Israel occupation ‘insult to justice’

Henry

The Arab League on Monday called Israel’s occupation of Palestinian territories an “insult to international justice” and said the failure to end it amounted to “genocide”.

The International Court of Justice is on the last day of hearings following a request from the United Nations (UN), with an unprecedented 52 countries giving their input on Israel’s occupation.

“This prolonged occupation is an insult to international justice,” the representative of the bloc of 22 Arab countries told judges in The Hague.

“The failure to end it has led to the current atrocities committed against the Palestinian people – which amount to genocide,” argued Abdel Hakim El-Rifai.

Most speakers during the session demanded that Israel end its occupation, which began after a six-day Arab-Israeli war in 1967. Last week, however, the US argued that Israel should not be legally obliged to withdraw without taking its “real security needs” into account.

Stakeholders warned on Monday that a prolonged occupation poses an “extreme danger” to stability in the Middle East and other regions.

“If nothing is done about it, there is a danger that it could threaten not only peace and security in the region, but also global peace and security,” said Turkey’s representative, Ahmet Yildiz.

Zambia’s representative told judges that both sides have a responsibility to negotiate a peaceful settlement. “Israel and Palestine have a duty to respect international human rights legislation and international humanitarian law,” Marshal Mubambe Muchende said.

He says the solution to conflict should not be “one that places the blame squarely on one party, but rather one that promotes a negotiated solution that culminates in a two-state solution”.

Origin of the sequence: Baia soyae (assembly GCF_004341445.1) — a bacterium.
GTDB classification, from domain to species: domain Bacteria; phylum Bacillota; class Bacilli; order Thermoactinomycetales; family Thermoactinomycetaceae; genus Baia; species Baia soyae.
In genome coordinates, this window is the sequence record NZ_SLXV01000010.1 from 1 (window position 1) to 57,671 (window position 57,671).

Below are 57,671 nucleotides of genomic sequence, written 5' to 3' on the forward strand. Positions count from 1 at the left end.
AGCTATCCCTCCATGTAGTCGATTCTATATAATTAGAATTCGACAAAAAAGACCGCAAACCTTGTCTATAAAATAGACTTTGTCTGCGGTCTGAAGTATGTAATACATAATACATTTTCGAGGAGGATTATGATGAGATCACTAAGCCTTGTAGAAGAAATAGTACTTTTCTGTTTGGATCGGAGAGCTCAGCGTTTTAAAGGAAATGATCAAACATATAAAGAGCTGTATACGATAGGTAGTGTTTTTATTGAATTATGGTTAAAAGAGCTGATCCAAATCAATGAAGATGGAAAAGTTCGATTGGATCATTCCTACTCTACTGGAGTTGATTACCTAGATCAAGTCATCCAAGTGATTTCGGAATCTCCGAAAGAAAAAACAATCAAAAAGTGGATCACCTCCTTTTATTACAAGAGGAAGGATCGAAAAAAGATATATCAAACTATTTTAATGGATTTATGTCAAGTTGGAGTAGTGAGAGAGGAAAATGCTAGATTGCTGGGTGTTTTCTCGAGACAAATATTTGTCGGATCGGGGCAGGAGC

Prejudice

The UN asked the court of justice to give an “advisory opinion” on the “legal consequences arising from the policies and practices of Israel in the occupied Palestinian territory, including East Jerusalem”.

The court is likely to give its opinion before the end of the year, although it is not binding.

Israel does not participate in the oral hearings. The country submitted a written argument in which it described the questions asked by the court as “prejudicial” and “tendential”.

The hearings began a week ago with three hours of testimony from Palestinian officials who accused Israel of running a system of “colonialism and apartheid”.

The case is separate from the one South Africa filed against Israel for alleged genocide. In that case, the court of justice ruled that Israel must do everything in its power to prevent acts of genocide in Gaza and allow humanitarian aid.

The war in Gaza began after Hamas militants attacked southern Israel on October 7. This resulted in the death of approximately 1,160 people, mostly civilians.

Israel’s military offensive in retaliation has so far claimed the lives of at least 29,782 people, most of them women and children, according to figures from the Hamas-run health department.